That’s the whole character of our election system. It is well designed, robust, tried and tested. Therefore, from my long experience with elections I strongly reject the possibility of fraud. It would be easier with voting machines, but our manual system involves much too many people. This is a rich country with a long history of democratic elections. No chaos can be exploited and no violent riots, as they so often plague elections in young democracies.
And again: functionaries of Hofer’s Freedom Party were present everywhere and in all phases. They’ve verified and signed the whole process.
Knowing all that and knowing that everybody else should also know it, I’ve spent some time looking at the comments on Hofer’s Facebook page. Oh my! The party’s strategy of whispered doubt and murmured speculation had yielded fruit.
This is a dangerous thing, because it tries to compensate for loss of an election by de-legitimizing the whole democratic system. Some idiots even called for violence and others posted Van der Bellen’s private address. #notinmyname and #notmypresident were the hash tags.
But then, that’s Jörg Haider’s party, the party still playing with oblique Nazi references, the party that attracts neo-Nazis like flies are attracted by rotten flesh.
The water near the shore of river Danube in Vienna may be a strange place for a monument, but when it is for Hans Hass, diver, biologist and filmmaker, Viennese, it makes perfect sense, don’t you think so? And besides, the glittering sun shining through the canvas is nothing but beautiful.
While I used the Nikon D300, I had an 85/1.4 AI-S and an 85/1.8. In terms of size and weight, the 85/1.4 was a monster. I’ve later tried to use it with the Olympus E-P2 and an adapter, but I soon lost interest. The adapter added to the length, and the whole thing was pretty unbalanced.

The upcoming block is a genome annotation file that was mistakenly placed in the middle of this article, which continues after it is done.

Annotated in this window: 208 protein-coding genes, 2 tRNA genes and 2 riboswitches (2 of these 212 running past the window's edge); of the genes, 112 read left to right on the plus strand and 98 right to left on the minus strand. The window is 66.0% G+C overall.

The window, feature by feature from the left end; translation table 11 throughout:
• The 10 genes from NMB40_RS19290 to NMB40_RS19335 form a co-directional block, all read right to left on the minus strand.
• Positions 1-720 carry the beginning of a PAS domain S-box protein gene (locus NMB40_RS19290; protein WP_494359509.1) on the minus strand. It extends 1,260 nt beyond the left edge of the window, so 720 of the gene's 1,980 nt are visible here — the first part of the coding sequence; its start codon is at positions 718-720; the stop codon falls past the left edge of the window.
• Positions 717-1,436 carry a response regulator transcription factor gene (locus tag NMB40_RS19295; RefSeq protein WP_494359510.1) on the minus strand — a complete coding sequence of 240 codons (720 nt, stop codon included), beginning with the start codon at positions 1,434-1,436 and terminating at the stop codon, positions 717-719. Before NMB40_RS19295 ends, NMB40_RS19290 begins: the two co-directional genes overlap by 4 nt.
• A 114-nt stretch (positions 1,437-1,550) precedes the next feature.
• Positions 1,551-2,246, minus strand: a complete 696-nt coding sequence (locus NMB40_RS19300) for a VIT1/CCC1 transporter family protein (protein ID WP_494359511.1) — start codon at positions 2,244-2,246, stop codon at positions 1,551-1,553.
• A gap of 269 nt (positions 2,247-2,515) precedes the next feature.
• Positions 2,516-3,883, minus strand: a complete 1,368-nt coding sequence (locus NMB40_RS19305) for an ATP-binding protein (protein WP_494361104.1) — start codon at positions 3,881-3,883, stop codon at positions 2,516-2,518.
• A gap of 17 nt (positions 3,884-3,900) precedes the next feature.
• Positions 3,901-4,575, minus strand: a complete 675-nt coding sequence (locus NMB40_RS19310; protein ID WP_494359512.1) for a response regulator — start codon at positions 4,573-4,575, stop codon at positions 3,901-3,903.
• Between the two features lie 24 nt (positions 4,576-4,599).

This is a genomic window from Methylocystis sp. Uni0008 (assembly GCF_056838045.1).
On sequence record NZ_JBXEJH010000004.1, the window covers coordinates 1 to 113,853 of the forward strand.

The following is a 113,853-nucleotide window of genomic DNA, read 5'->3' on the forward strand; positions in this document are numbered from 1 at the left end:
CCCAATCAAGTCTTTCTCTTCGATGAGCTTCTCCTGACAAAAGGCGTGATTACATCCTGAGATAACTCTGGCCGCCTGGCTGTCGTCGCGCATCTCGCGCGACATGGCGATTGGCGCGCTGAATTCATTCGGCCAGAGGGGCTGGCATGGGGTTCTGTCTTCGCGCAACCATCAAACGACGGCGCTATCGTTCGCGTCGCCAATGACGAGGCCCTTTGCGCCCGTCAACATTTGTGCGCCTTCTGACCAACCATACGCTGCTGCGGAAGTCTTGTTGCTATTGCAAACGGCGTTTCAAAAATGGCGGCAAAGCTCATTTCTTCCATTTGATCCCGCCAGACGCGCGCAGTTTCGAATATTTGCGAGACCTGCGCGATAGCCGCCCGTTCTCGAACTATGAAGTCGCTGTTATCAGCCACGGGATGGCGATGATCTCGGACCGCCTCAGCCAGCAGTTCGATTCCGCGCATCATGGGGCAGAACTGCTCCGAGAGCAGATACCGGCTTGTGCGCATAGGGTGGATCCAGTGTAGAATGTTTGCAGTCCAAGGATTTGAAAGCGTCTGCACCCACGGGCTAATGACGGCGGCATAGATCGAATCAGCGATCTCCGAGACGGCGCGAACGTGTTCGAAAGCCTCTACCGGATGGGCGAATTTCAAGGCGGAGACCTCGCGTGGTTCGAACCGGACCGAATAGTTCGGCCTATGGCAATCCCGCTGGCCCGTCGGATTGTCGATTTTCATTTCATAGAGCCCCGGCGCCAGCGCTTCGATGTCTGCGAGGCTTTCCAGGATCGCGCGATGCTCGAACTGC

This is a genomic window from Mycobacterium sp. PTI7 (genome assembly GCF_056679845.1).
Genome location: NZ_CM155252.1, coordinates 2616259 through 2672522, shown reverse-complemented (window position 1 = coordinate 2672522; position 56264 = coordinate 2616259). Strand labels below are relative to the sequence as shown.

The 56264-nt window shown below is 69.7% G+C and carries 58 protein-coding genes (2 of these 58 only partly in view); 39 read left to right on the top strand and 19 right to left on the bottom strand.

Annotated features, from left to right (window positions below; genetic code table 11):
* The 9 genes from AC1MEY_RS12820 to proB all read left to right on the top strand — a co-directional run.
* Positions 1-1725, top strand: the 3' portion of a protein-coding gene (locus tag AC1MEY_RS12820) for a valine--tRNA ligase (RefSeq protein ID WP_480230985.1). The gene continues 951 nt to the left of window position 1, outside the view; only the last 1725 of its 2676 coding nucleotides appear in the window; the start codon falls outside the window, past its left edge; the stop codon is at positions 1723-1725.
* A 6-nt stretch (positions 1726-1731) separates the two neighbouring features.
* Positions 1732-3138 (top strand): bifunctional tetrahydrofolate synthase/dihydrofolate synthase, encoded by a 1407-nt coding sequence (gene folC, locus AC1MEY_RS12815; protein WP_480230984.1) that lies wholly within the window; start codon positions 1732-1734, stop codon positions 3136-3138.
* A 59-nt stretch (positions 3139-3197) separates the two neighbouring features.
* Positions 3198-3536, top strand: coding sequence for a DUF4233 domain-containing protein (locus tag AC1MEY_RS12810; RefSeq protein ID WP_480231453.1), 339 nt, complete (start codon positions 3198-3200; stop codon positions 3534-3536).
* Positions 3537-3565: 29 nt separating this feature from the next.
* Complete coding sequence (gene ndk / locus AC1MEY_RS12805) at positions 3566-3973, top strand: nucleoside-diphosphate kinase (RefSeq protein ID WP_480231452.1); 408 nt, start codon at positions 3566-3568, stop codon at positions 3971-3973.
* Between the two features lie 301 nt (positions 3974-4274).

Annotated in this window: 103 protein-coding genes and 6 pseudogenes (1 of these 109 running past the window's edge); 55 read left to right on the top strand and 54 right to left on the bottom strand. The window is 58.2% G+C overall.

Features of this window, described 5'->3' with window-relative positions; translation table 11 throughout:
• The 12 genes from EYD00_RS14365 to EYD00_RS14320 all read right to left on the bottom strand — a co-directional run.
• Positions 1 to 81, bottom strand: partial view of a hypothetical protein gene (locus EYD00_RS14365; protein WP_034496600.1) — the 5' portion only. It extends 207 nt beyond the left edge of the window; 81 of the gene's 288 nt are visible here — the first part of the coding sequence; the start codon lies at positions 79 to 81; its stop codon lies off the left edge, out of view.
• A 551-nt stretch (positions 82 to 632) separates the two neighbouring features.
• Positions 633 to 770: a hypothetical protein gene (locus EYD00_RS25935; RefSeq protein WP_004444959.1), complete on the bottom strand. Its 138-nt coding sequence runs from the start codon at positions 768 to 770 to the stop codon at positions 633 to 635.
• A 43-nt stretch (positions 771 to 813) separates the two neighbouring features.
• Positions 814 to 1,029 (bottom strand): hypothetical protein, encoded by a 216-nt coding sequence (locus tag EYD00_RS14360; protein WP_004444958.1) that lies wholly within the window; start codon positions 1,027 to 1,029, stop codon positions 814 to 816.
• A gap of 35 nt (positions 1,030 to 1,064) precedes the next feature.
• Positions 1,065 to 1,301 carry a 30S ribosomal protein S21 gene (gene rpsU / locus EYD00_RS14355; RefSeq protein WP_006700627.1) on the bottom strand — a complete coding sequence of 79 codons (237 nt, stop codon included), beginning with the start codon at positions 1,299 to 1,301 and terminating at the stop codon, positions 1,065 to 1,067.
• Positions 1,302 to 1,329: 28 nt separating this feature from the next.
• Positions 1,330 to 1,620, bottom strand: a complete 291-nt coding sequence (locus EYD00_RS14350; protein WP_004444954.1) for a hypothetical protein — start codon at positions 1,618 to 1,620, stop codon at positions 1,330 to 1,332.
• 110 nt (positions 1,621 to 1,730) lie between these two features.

The 85/1.8 was much smaller and lighter, but wide open it suffered from purple fringing. It was an old design, clearly not made for digital cameras.
Why do I mention that? The reason is, that in terms of equivalent focal length at 35mm they are more or less the same. It’s the classic portrait lens.
Of course the Olympus 45/1.8 can’t match the mighty Nikon 85/1.4 in bokeh wide open. In fact it can’t even match the Nikon 85/1.8. It does not matter though. If I want something close to that, I just use the much bigger and heavier Olympus 75/1.8. In terms of bokeh it’s wonderful, in terms of shallow DOF it’s close but not there. It is still smaller than the 85/1.4 AI-S that I had and it weighs 300g. That’s half of the Nikon. Of course both Olympus lenses focus extremely fast, none will ever show front- or backfocus. That’s one of the big advantages of mirrorless cameras: focus is always accurate and you don’t ever need focus adjustment settings.
But really, most of the time I am not interested in shallow DOF at all. I can have it if I want to, but if not, I enjoy a trio of featherweights, for instance 12/2.0, 25/1.8 and 45/1.8. That’s one main reason why I always come back to this small, sharp and precise lens.
Taken out of context, an image often simply can’t be placed. While tagging this one for the blog, I was sure it had been taken in Carinthia, peobably near home. I couldn’t remember the situation, but at least Carinthia seemed like a safe bet.
Wrong. It was in Vienna. I still can’t place it exactly, but now I remember.
That’s the difference between taking images as memories and doing what I do. I like to call it art (and I think that I sometimes succeed in that regard), but whatever you call it, it’s not for the purpose of recording memories. Rather much to the contrary 😀